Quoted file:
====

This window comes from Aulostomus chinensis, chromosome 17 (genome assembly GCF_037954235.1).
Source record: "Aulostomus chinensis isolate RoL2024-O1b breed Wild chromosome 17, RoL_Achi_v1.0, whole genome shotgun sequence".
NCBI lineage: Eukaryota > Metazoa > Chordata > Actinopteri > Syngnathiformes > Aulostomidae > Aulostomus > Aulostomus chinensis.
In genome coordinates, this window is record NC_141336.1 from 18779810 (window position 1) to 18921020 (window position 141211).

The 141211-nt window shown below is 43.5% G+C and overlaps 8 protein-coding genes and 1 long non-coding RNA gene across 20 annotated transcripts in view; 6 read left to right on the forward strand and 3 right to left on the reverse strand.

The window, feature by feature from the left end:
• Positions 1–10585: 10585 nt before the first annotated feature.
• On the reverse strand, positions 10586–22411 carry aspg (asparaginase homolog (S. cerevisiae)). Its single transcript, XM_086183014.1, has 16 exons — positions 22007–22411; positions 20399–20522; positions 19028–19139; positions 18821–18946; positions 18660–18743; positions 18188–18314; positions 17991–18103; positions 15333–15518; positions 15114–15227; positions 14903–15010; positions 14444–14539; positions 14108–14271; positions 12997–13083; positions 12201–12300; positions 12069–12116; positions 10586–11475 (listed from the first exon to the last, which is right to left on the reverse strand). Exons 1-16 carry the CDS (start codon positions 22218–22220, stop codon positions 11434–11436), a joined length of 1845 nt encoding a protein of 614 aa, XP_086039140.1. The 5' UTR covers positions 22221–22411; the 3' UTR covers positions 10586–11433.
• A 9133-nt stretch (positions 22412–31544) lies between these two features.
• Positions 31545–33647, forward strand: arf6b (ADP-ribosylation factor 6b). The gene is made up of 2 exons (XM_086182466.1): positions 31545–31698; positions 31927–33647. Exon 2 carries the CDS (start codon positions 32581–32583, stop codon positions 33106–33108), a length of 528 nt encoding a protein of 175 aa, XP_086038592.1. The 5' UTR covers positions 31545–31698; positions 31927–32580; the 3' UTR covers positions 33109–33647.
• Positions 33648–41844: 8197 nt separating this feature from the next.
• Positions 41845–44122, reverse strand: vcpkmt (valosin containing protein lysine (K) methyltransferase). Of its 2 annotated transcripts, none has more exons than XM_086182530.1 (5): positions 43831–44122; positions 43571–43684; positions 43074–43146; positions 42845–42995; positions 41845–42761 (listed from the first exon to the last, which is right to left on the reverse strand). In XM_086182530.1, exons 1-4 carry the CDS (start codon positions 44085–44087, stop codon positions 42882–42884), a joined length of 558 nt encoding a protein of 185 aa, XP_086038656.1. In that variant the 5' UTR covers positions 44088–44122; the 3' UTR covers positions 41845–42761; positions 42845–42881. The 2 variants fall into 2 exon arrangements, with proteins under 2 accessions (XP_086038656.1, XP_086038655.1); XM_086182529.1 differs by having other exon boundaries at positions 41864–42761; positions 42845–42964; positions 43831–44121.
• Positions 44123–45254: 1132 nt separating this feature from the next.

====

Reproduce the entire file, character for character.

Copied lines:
This window comes from Aulostomus chinensis, chromosome 17 (genome assembly GCF_037954235.1).
Source record: "Aulostomus chinensis isolate RoL2024-O1b breed Wild chromosome 17, RoL_Achi_v1.0, whole genome shotgun sequence".
NCBI lineage: Eukaryota > Metazoa > Chordata > Actinopteri > Syngnathiformes > Aulostomidae > Aulostomus > Aulostomus chinensis.
In genome coordinates, this window is record NC_141336.1 from 18779810 (window position 1) to 18921020 (window position 141211).

The 141211-nt window shown below is 43.5% G+C and overlaps 8 protein-coding genes and 1 long non-coding RNA gene across 20 annotated transcripts in view; 6 read left to right on the forward strand and 3 right to left on the reverse strand.

The window, feature by feature from the left end:
• Positions 1–10585: 10585 nt before the first annotated feature.
• On the reverse strand, positions 10586–22411 carry aspg (asparaginase homolog (S. cerevisiae)). Its single transcript, XM_086183014.1, has 16 exons — positions 22007–22411; positions 20399–20522; positions 19028–19139; positions 18821–18946; positions 18660–18743; positions 18188–18314; positions 17991–18103; positions 15333–15518; positions 15114–15227; positions 14903–15010; positions 14444–14539; positions 14108–14271; positions 12997–13083; positions 12201–12300; positions 12069–12116; positions 10586–11475 (listed from the first exon to the last, which is right to left on the reverse strand). Exons 1-16 carry the CDS (start codon positions 22218–22220, stop codon positions 11434–11436), a joined length of 1845 nt encoding a protein of 614 aa, XP_086039140.1. The 5' UTR covers positions 22221–22411; the 3' UTR covers positions 10586–11433.
• A 9133-nt stretch (positions 22412–31544) lies between these two features.
• Positions 31545–33647, forward strand: arf6b (ADP-ribosylation factor 6b). The gene is made up of 2 exons (XM_086182466.1): positions 31545–31698; positions 31927–33647. Exon 2 carries the CDS (start codon positions 32581–32583, stop codon positions 33106–33108), a length of 528 nt encoding a protein of 175 aa, XP_086038592.1. The 5' UTR covers positions 31545–31698; positions 31927–32580; the 3' UTR covers positions 33109–33647.
• Positions 33648–41844: 8197 nt separating this feature from the next.
• Positions 41845–44122, reverse strand: vcpkmt (valosin containing protein lysine (K) methyltransferase). Of its 2 annotated transcripts, none has more exons than XM_086182530.1 (5): positions 43831–44122; positions 43571–43684; positions 43074–43146; positions 42845–42995; positions 41845–42761 (listed from the first exon to the last, which is right to left on the reverse strand). In XM_086182530.1, exons 1-4 carry the CDS (start codon positions 44085–44087, stop codon positions 42882–42884), a joined length of 558 nt encoding a protein of 185 aa, XP_086038656.1. In that variant the 5' UTR covers positions 44088–44122; the 3' UTR covers positions 41845–42761; positions 42845–42881. The 2 variants fall into 2 exon arrangements, with proteins under 2 accessions (XP_086038656.1, XP_086038655.1); XM_086182529.1 differs by having other exon boundaries at positions 41864–42761; positions 42845–42964; positions 43831–44121.
• Positions 44123–45254: 1132 nt separating this feature from the next.